Civil servants and deception

The situation regarding the Official Secrets Act is much worse than you describe (Leader, 15 October). I was threatened with the OSA when suddenly dismissed from government service in January 2000. It took only weeks to prove that key documents had been withheld during the proceedings. Not until November 2003 did a civil servant admit threatening me. Finally, in response to a written parliamentary question, the government conceded that I had reported corruption and sought a disciplinary investigation prior to my sudden dismissal. The abuse of power continued, preventing me from gaining alternative employment.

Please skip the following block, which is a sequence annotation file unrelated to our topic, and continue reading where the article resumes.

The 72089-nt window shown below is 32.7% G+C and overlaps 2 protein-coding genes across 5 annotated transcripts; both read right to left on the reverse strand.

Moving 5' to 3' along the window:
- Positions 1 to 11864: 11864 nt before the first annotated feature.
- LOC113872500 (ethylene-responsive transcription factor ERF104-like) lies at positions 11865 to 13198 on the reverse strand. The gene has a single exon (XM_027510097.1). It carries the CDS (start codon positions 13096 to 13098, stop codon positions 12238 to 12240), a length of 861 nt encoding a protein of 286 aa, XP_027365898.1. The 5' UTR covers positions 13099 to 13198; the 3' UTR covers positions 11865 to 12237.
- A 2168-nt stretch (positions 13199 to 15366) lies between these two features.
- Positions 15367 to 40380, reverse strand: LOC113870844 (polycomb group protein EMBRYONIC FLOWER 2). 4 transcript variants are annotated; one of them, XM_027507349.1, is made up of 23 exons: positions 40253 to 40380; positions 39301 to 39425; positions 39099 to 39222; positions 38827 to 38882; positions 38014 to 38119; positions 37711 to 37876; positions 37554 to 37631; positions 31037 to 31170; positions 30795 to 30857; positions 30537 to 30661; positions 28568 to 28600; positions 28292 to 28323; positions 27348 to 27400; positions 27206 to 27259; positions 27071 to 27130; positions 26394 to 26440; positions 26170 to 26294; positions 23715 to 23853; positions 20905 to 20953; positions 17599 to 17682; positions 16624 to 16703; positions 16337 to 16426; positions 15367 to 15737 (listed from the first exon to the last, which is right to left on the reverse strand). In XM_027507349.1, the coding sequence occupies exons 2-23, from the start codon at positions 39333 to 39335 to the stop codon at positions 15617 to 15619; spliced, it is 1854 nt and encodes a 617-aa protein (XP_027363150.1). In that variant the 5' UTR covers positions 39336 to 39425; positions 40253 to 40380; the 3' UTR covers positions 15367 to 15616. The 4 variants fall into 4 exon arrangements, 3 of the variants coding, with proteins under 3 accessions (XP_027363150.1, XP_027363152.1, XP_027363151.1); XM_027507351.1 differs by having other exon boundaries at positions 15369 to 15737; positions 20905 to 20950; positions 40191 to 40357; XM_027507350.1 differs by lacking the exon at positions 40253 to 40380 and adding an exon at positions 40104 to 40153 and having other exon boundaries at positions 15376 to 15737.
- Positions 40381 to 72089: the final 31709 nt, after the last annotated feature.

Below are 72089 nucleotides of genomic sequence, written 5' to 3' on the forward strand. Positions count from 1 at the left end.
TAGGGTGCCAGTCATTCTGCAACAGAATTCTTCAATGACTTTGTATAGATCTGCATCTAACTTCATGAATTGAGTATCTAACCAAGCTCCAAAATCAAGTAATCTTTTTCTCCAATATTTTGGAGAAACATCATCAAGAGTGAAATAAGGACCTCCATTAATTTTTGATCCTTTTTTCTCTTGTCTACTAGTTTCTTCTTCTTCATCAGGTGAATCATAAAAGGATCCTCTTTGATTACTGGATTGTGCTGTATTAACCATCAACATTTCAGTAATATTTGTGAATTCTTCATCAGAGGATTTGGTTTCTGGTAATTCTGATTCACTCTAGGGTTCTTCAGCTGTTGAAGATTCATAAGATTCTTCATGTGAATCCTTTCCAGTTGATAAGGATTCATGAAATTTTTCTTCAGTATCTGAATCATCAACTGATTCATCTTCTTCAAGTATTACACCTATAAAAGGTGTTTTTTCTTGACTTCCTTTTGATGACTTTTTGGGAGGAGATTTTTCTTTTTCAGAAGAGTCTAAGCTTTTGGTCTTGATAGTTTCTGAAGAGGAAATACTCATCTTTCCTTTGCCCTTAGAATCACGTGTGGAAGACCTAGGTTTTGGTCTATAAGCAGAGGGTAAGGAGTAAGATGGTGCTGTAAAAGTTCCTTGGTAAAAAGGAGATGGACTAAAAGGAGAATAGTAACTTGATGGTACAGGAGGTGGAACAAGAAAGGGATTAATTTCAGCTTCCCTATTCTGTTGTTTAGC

The courts have consistently refused to accept jurisdiction over my claim under the Public Interest Disclosure Act. Being threatened under the OSA is judged to be no defence against delaying a legal claim, even when submitting details of the claim would render the claimant liable to criminal prosecution under the Official Secrets Acts. Such Kafkaesque scenarios are embedded in the workings of Whitehall and the courts. The misuse of the OSA must become a criminal offence. Civil servants ought not to be protected when making threats intended to cover up deception and corruption.

Howard Horsley
Much Wenlock, Shropshire

This article first appeared in the 22 October 2007 issue of the New Statesman, Who’s afraid of Michael Moore?